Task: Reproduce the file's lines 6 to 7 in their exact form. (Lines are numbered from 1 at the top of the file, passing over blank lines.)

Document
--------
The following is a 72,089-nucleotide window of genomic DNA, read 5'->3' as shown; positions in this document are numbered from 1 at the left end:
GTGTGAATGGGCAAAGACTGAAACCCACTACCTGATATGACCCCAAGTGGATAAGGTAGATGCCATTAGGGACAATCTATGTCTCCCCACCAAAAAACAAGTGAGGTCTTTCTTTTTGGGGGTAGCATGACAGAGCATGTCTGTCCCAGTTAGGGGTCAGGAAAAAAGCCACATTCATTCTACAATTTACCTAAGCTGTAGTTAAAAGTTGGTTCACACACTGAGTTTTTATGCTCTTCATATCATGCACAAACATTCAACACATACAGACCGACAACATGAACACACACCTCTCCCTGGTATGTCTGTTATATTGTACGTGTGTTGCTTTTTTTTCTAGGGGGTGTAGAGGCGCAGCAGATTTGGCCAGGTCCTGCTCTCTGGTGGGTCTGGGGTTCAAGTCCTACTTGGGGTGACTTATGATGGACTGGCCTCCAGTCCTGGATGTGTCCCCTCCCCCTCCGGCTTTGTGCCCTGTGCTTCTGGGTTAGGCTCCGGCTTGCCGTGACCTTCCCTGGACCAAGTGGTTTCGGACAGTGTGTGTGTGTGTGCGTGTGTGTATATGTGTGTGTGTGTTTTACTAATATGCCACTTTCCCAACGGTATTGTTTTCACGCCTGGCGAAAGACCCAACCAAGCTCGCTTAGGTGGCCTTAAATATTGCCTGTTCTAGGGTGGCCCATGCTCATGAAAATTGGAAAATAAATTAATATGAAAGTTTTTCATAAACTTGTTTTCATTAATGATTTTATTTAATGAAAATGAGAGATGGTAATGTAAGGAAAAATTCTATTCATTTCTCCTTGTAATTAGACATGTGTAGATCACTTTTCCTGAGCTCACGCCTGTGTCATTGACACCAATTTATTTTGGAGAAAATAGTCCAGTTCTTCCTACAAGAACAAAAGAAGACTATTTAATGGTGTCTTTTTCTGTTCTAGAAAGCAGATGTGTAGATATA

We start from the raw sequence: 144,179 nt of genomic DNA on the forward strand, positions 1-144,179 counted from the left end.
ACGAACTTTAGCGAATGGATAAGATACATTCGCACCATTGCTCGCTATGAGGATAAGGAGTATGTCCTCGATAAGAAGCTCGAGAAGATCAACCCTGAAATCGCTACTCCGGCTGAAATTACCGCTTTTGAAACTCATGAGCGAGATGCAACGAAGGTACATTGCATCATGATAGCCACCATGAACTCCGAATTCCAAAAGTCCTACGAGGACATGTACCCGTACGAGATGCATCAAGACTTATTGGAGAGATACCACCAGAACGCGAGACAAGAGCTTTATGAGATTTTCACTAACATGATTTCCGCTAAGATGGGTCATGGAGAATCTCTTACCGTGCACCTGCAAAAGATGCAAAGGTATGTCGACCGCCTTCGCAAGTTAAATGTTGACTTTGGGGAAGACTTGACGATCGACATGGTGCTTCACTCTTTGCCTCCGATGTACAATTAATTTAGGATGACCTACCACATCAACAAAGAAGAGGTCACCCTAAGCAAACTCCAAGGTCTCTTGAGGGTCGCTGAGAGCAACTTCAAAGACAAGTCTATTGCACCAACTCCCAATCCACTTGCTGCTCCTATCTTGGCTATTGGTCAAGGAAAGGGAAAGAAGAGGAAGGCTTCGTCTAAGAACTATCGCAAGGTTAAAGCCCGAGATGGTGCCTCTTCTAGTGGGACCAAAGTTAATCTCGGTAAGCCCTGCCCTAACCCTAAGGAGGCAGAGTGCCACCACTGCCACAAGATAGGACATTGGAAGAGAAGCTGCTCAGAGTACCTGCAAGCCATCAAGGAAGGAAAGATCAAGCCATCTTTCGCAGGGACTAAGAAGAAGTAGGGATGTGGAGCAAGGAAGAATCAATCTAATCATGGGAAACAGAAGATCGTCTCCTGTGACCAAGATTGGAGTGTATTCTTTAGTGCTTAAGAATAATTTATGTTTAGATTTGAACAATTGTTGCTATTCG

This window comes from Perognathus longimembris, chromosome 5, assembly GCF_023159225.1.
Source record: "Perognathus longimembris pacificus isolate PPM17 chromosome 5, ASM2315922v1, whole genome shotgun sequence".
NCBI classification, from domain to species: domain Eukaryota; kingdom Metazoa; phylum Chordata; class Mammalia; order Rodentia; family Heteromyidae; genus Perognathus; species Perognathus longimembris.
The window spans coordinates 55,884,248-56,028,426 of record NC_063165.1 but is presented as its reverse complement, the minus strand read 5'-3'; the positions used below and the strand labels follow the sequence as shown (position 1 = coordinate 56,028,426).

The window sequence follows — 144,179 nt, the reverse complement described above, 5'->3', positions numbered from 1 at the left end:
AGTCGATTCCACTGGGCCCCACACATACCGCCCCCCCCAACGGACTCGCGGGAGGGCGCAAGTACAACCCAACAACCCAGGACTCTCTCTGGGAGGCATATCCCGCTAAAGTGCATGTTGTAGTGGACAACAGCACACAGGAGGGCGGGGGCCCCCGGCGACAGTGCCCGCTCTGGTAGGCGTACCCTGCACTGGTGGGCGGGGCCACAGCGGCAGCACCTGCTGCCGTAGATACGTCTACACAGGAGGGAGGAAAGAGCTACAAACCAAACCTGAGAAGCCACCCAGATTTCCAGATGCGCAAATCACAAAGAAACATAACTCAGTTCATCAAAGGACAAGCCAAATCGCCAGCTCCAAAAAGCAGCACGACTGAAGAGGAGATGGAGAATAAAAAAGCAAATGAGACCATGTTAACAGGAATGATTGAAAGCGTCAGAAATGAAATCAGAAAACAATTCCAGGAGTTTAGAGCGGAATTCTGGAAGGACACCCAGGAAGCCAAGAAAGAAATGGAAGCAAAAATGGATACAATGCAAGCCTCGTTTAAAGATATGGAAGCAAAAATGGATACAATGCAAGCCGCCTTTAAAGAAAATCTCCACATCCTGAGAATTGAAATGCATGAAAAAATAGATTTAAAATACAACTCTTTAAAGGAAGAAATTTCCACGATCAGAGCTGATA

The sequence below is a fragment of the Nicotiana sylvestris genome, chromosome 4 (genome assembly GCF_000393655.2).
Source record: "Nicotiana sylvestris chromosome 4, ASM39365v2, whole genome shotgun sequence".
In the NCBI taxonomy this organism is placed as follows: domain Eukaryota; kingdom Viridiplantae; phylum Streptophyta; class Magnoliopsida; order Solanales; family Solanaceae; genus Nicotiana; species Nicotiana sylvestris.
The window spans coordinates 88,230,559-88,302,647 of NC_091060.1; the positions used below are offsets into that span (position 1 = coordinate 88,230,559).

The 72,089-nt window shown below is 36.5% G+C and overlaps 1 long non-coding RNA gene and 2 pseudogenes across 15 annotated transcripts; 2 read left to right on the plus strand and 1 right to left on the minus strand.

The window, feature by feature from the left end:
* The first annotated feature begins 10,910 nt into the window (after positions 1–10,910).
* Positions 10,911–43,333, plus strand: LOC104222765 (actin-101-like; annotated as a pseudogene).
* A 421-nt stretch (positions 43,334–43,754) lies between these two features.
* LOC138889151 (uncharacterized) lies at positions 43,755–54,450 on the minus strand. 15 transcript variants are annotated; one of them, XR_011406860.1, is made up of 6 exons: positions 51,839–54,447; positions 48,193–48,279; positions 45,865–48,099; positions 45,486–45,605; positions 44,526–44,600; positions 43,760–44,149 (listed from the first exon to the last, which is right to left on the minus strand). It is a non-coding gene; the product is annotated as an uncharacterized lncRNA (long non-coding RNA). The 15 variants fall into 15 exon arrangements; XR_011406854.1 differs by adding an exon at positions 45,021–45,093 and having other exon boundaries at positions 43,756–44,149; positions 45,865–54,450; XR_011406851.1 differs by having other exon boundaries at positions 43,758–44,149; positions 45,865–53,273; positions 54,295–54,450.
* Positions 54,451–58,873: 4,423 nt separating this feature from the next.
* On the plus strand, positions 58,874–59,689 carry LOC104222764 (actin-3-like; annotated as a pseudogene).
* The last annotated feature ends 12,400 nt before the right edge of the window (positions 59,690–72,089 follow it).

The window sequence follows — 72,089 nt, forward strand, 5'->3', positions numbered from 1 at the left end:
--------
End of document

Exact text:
Source record: "Perognathus longimembris pacificus isolate PPM17 chromosome 5, ASM2315922v1, whole genome shotgun sequence".
NCBI classification, from domain to species: domain Eukaryota; kingdom Metazoa; phylum Chordata; class Mammalia; order Rodentia; family Heteromyidae; genus Perognathus; species Perognathus longimembris.